1. #1
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    Post SC Trauma Centers

    COLUMBIA, S.C. (AP) - Legislation to better fund the state's
    trauma centers, which care for some of the most critically injured
    patients, was introduced Wednesday.
    The bill would set up an advisory council to seek grants and a
    steady source of funding, such as extra fees on traffic tickets.
    The state's six most specialized trauma centers lost $18.3
    million in 2001, but the legislation provides no immediate money
    and has a slim chance at passing this year since the Legislature
    adjourns June 5. The measure probably will be taken up next winter.
    The centers lose money because many patients, about 23 percent
    in South Carolina, can't pay for costly, life-saving treatments. A
    lack of funding has forced trauma centers in some parts of the
    country to close.
    "Unless something is done, this whole system will collapse. And
    if you get injured, there may be no place that will take you,"
    said Dr. Richard Bell, chairman of the University of South Carolina
    medical school's surgery department and former trauma director at
    Palmetto Health Richland.
    Co-sponsors of the bill are Sen. Harvey Peeler, R-Cherokee, and
    Rep. Denny Neilson, D-Darlington. Neilson received trauma care in
    2001 after a serious car accident.
    Neilson was critically injured when a tractor-trailer crossed
    into her lane on U.S. 15 near the Lee-Darlington County border and
    struck the car she was driving.
    Neilson spent six weeks in intensive care. Almost all of the
    bones on the left side of her body were broken.
    "South Carolina's trauma system is in critical and unstable
    condition," said Department of Health and Environmental Control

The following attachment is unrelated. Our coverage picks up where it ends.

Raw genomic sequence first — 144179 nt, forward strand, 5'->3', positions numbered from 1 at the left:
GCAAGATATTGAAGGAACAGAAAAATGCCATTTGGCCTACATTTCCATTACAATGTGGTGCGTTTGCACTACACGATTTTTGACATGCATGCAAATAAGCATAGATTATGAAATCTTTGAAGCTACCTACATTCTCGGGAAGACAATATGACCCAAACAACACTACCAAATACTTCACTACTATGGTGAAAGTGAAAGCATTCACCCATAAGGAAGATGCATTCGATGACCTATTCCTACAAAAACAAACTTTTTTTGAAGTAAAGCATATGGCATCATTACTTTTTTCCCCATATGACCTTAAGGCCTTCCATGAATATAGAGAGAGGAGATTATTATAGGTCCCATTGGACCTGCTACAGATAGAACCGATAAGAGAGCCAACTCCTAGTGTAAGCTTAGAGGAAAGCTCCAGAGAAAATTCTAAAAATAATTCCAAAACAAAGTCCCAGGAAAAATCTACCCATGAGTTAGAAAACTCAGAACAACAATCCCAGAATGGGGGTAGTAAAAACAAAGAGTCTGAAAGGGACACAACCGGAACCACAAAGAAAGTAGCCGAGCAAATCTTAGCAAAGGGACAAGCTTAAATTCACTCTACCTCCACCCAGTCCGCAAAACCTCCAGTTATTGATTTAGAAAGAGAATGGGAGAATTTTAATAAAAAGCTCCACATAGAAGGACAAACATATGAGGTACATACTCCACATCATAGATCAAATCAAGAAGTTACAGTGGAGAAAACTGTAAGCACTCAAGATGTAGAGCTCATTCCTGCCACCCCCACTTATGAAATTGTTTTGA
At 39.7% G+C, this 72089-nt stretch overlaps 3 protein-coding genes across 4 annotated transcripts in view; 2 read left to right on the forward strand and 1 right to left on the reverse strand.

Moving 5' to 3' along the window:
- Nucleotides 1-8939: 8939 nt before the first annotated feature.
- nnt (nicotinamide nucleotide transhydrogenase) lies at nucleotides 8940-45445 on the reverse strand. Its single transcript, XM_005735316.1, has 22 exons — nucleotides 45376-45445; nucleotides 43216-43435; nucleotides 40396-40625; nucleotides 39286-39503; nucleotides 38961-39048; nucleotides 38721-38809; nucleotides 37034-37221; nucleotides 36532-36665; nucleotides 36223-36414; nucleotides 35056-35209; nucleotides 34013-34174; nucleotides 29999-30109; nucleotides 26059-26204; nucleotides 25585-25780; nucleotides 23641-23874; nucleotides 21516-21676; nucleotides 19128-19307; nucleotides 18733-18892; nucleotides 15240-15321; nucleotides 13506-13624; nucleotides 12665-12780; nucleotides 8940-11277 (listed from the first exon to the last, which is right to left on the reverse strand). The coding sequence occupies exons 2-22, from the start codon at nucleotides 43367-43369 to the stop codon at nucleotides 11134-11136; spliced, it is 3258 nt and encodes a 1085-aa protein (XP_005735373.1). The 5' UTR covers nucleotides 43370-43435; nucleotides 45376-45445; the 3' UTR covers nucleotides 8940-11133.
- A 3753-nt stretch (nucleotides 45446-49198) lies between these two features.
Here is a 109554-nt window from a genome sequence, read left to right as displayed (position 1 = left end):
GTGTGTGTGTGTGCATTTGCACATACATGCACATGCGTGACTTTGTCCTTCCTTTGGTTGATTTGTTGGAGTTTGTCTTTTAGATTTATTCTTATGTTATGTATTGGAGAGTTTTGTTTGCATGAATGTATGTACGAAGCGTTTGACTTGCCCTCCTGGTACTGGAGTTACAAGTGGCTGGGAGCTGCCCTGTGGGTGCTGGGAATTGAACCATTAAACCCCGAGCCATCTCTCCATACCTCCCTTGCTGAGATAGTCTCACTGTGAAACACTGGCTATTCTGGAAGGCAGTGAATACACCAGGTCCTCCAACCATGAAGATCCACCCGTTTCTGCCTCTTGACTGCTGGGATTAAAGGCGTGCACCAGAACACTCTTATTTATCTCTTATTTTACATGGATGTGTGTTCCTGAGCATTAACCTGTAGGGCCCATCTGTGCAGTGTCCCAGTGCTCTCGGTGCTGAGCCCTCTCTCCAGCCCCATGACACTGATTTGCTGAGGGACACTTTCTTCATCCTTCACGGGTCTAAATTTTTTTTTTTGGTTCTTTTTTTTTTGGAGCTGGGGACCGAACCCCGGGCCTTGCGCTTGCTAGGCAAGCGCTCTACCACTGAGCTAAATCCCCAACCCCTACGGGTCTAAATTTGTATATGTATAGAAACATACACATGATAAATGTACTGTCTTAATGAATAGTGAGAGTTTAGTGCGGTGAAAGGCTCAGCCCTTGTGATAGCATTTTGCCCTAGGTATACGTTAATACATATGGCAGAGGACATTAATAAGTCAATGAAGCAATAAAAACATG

Commissioner C. Earl Hunter. "Accidental injuries claimed the
    lives of nearly 2,000 South Carolinians in 2001, many of them
    children and young adults. That number has been increasing every
    year since 1997."
    But it's getting harder to find doctors willing to volunteer to
    be on-call for trauma center cases, Dr. E. Douglas Norcross said.
    "You're caring for a lot of people who won't be able to pay you
    anything, and often at odd hours ... it's a sacrifice."
    The state's 24 trauma centers are not emergency rooms and
    hospital participation in the trauma system is not required.
    "We're certainly hoping there will be some funding to go along
    with the legislation," said Norcross, medical director for trauma
    services at the Medical University of South Carolina.

    (Copyright 2003 by The Associated Press. All Rights Reserved.)
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  2. #2
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    Angry SC Trauma Centers

    It is interesting to see some concern about SC's trauma centers. We don't even have a hospital in our county at this point in time. We have to transport out of county and even out of state, shutting down a truck for at least an hour at the time to transport. Fortunatley we have a trauma center right across the river in Savannah GA with a helo that flies to us 4 times more than anywhere else.

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